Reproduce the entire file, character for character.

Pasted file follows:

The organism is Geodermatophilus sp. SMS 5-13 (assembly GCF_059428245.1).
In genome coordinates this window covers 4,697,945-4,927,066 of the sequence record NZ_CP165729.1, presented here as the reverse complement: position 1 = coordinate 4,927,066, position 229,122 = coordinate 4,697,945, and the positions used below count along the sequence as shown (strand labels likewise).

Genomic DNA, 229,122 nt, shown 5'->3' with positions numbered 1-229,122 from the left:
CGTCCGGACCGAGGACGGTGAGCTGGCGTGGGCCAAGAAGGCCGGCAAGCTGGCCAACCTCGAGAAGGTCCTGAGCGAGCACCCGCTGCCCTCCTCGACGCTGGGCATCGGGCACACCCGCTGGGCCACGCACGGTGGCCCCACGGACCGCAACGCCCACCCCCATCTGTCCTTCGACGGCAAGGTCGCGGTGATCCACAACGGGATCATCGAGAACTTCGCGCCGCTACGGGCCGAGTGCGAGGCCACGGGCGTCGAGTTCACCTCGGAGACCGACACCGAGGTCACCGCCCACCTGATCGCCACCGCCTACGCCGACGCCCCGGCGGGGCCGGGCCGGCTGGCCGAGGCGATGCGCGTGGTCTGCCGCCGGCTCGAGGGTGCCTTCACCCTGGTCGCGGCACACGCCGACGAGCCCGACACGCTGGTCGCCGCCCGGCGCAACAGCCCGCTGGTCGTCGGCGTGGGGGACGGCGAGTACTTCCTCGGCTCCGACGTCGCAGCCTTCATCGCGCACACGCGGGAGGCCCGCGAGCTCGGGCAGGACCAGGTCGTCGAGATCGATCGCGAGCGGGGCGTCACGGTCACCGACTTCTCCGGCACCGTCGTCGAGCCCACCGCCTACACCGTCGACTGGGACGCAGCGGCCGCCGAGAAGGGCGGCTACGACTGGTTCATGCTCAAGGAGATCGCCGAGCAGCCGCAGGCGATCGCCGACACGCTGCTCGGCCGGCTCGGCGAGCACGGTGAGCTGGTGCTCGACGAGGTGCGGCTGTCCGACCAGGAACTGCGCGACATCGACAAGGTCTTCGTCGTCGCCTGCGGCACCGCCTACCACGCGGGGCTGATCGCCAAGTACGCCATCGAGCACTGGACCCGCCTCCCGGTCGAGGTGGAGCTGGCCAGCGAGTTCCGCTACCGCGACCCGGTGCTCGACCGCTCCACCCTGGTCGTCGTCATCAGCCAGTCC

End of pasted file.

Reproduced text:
The organism is Geodermatophilus sp. SMS 5-13 (assembly GCF_059428245.1).
In genome coordinates this window covers 4,697,945-4,927,066 of the sequence record NZ_CP165729.1, presented here as the reverse complement: position 1 = coordinate 4,927,066, position 229,122 = coordinate 4,697,945, and the positions used below count along the sequence as shown (strand labels likewise).

Genomic DNA, 229,122 nt, shown 5'->3' with positions numbered 1-229,122 from the left:
CGTCCGGACCGAGGACGGTGAGCTGGCGTGGGCCAAGAAGGCCGGCAAGCTGGCCAACCTCGAGAAGGTCCTGAGCGAGCACCCGCTGCCCTCCTCGACGCTGGGCATCGGGCACACCCGCTGGGCCACGCACGGTGGCCCCACGGACCGCAACGCCCACCCCCATCTGTCCTTCGACGGCAAGGTCGCGGTGATCCACAACGGGATCATCGAGAACTTCGCGCCGCTACGGGCCGAGTGCGAGGCCACGGGCGTCGAGTTCACCTCGGAGACCGACACCGAGGTCACCGCCCACCTGATCGCCACCGCCTACGCCGACGCCCCGGCGGGGCCGGGCCGGCTGGCCGAGGCGATGCGCGTGGTCTGCCGCCGGCTCGAGGGTGCCTTCACCCTGGTCGCGGCACACGCCGACGAGCCCGACACGCTGGTCGCCGCCCGGCGCAACAGCCCGCTGGTCGTCGGCGTGGGGGACGGCGAGTACTTCCTCGGCTCCGACGTCGCAGCCTTCATCGCGCACACGCGGGAGGCCCGCGAGCTCGGGCAGGACCAGGTCGTCGAGATCGATCGCGAGCGGGGCGTCACGGTCACCGACTTCTCCGGCACCGTCGTCGAGCCCACCGCCTACACCGTCGACTGGGACGCAGCGGCCGCCGAGAAGGGCGGCTACGACTGGTTCATGCTCAAGGAGATCGCCGAGCAGCCGCAGGCGATCGCCGACACGCTGCTCGGCCGGCTCGGCGAGCACGGTGAGCTGGTGCTCGACGAGGTGCGGCTGTCCGACCAGGAACTGCGCGACATCGACAAGGTCTTCGTCGTCGCCTGCGGCACCGCCTACCACGCGGGGCTGATCGCCAAGTACGCCATCGAGCACTGGACCCGCCTCCCGGTCGAGGTGGAGCTGGCCAGCGAGTTCCGCTACCGCGACCCGGTGCTCGACCGCTCCACCCTGGTCGTCGTCATCAGCCAGTCC